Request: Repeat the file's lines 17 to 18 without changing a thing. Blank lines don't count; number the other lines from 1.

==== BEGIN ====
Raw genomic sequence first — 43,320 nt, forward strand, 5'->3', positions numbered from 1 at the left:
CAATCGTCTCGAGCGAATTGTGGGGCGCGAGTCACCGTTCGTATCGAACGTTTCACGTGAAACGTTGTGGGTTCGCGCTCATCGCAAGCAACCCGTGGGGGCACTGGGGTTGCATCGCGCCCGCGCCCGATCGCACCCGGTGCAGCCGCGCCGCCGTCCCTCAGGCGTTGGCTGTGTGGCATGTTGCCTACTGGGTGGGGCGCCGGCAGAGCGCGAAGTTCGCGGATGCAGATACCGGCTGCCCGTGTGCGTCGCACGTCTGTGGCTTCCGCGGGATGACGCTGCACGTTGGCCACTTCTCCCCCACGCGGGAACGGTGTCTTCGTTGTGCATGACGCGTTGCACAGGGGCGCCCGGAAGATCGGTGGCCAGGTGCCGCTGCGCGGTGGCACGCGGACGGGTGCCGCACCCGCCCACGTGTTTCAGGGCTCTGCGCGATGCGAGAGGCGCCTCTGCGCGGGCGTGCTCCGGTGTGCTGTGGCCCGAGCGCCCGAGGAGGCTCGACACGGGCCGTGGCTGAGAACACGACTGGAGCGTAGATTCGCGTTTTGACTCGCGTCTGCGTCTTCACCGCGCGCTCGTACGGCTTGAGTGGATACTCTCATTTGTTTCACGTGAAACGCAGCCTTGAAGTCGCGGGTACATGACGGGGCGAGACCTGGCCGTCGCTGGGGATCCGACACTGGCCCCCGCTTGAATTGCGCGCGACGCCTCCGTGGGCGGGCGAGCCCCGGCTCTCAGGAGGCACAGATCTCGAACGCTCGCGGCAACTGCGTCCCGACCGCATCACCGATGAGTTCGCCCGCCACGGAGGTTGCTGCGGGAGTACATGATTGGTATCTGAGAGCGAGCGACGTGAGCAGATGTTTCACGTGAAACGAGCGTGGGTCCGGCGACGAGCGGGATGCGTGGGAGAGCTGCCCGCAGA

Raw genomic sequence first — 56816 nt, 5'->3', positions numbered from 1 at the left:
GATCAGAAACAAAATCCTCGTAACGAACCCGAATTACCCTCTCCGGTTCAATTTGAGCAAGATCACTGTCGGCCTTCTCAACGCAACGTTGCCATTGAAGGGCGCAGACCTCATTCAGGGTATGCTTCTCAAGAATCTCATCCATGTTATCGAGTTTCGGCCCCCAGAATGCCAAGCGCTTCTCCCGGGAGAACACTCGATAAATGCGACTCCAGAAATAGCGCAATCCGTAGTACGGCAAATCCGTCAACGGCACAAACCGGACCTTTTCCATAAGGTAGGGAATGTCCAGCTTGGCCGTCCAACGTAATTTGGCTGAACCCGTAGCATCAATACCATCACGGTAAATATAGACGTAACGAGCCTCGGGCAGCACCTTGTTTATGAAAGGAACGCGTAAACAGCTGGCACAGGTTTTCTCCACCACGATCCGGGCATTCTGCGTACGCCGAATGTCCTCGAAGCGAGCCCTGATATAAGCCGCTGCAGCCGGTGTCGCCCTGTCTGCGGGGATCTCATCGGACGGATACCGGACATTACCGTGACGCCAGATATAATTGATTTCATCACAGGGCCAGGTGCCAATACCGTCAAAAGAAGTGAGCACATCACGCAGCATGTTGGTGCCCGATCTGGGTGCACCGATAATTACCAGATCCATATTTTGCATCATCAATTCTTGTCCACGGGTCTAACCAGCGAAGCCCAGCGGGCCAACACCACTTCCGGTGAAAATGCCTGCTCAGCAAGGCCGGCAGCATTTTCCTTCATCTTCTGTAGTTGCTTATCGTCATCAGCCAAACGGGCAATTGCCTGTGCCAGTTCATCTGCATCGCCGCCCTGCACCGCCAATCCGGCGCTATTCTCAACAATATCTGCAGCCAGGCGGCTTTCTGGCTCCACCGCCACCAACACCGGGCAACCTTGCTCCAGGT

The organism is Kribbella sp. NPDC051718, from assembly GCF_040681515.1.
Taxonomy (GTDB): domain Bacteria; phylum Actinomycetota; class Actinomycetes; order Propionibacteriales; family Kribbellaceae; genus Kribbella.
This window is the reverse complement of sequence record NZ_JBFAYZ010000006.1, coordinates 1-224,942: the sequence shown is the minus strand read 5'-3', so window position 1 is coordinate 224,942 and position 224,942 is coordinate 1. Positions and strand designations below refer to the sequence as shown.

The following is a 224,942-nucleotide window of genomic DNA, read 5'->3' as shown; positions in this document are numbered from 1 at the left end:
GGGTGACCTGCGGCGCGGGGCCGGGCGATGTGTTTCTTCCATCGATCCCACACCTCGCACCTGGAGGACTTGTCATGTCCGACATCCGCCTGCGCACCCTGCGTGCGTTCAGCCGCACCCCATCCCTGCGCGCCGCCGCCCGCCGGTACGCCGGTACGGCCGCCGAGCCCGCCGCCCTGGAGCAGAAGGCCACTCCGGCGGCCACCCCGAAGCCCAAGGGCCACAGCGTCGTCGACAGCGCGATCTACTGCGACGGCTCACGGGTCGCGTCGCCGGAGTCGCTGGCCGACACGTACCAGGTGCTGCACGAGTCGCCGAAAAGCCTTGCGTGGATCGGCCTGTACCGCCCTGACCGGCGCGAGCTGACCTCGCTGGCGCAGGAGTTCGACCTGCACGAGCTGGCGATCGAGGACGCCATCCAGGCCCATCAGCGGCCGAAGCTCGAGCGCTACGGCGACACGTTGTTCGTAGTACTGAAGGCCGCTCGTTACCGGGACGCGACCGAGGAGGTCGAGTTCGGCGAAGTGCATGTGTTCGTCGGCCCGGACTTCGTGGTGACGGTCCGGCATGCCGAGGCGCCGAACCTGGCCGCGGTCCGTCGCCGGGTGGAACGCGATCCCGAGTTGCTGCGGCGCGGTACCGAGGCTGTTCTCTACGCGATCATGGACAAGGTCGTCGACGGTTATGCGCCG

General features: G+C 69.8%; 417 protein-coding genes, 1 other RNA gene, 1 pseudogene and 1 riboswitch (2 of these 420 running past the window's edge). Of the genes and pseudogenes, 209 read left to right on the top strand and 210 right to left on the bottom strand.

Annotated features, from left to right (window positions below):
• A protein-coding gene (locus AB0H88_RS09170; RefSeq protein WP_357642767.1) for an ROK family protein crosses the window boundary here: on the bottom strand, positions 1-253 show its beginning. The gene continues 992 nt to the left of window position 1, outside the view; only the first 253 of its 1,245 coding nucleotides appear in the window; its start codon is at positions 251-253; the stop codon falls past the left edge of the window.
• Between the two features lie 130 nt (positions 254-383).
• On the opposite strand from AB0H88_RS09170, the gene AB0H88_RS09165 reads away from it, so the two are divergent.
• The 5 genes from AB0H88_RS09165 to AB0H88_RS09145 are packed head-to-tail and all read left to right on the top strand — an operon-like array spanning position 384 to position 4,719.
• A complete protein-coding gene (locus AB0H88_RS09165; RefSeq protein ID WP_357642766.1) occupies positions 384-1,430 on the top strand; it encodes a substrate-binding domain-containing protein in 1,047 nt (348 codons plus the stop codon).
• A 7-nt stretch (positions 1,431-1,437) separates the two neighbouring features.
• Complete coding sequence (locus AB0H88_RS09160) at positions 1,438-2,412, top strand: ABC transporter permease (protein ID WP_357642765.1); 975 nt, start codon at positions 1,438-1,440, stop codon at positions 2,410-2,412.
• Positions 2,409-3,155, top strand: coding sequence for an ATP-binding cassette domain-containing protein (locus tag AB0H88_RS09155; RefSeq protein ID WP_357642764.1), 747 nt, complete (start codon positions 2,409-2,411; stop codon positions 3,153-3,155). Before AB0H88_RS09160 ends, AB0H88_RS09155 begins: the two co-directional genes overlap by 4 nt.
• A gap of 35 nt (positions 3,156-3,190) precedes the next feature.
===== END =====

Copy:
• A 7-nt stretch (positions 1,431-1,437) separates the two neighbouring features.
• Complete coding sequence (locus AB0H88_RS09160) at positions 1,438-2,412, top strand: ABC transporter permease (protein ID WP_357642765.1); 975 nt, start codon at positions 1,438-1,440, stop codon at positions 2,410-2,412.